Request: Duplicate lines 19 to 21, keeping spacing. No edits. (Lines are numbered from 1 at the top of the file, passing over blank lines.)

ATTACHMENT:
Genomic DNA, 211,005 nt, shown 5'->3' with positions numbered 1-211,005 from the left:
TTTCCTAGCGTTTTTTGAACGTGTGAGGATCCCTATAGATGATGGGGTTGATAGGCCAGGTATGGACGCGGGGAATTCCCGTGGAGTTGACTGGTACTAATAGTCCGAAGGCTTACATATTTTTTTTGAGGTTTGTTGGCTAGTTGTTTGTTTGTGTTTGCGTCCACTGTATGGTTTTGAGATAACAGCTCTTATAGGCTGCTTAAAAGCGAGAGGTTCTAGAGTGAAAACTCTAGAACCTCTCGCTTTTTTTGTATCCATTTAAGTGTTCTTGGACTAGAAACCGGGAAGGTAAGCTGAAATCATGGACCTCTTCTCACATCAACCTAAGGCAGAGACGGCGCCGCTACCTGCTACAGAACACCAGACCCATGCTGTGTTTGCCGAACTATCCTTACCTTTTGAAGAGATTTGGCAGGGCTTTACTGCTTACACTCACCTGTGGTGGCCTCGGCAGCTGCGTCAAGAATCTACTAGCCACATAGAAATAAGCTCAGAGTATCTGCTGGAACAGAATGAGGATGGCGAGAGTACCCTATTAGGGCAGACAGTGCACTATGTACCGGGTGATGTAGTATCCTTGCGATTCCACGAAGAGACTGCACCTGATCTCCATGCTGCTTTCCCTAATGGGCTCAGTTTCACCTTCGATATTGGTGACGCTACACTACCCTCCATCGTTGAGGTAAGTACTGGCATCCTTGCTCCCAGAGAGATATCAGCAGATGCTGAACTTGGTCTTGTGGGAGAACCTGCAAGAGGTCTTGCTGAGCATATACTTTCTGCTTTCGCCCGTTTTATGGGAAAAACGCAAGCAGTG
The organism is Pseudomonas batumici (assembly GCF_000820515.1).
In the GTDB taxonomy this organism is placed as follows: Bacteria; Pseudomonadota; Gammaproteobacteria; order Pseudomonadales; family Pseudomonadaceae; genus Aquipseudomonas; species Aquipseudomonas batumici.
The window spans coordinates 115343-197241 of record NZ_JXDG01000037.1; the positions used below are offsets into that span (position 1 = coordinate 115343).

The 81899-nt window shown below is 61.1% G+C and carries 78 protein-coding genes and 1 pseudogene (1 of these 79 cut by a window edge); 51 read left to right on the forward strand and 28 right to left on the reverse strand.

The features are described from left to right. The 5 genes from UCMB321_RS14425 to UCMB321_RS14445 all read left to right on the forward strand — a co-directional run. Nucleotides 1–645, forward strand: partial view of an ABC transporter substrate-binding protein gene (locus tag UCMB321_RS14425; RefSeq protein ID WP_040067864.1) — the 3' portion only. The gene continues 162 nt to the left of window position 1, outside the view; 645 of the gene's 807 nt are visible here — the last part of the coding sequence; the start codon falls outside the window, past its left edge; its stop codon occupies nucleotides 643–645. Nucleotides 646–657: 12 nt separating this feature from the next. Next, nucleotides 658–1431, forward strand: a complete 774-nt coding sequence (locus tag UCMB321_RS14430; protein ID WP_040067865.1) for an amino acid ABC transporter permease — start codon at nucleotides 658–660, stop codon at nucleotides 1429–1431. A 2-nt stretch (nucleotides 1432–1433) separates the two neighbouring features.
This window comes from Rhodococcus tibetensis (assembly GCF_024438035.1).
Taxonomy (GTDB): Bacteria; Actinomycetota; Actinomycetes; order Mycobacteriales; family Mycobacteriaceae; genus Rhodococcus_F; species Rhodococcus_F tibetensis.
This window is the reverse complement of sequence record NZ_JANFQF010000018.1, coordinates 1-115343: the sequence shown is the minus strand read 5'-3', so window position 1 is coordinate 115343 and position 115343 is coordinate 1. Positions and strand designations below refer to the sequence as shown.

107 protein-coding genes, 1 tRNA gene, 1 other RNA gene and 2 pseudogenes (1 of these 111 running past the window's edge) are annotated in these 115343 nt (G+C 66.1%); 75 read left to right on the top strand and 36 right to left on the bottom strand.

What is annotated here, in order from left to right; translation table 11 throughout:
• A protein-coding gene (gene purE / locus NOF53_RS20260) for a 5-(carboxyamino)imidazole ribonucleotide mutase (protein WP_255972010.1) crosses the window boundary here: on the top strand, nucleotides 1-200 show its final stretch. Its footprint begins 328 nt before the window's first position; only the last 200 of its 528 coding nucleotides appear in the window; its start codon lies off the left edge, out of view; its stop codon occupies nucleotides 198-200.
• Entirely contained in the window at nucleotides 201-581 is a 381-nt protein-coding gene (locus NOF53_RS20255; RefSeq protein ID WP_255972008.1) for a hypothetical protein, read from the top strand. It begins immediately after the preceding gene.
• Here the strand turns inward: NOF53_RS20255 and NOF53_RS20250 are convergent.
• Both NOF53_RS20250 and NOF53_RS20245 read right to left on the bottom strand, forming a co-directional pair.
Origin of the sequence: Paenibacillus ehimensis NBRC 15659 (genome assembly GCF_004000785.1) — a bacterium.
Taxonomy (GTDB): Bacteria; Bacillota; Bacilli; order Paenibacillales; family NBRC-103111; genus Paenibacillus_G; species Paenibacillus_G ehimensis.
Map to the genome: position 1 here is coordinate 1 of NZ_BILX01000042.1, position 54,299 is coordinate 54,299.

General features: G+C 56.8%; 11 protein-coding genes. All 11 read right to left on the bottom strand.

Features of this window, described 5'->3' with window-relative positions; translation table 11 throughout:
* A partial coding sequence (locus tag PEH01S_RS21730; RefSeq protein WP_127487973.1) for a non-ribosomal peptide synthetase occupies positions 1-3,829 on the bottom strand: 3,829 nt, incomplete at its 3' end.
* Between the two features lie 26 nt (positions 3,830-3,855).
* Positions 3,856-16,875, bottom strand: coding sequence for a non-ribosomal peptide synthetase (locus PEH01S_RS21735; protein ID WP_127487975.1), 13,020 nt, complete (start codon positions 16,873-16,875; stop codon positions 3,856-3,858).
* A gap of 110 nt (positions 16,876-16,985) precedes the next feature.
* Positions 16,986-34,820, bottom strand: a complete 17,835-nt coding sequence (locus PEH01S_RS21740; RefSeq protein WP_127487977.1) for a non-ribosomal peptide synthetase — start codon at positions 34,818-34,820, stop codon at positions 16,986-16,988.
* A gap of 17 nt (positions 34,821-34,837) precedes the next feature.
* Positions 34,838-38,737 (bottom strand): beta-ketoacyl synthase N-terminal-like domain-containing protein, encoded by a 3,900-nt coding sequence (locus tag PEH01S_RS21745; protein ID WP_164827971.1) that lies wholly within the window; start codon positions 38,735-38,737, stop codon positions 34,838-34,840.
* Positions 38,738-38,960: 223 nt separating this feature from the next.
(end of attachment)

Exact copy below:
Map to the genome: position 1 here is coordinate 1 of NZ_BILX01000042.1, position 54,299 is coordinate 54,299.

General features: G+C 56.8%; 11 protein-coding genes. All 11 read right to left on the bottom strand.

Features of this window, described 5'->3' with window-relative positions; translation table 11 throughout: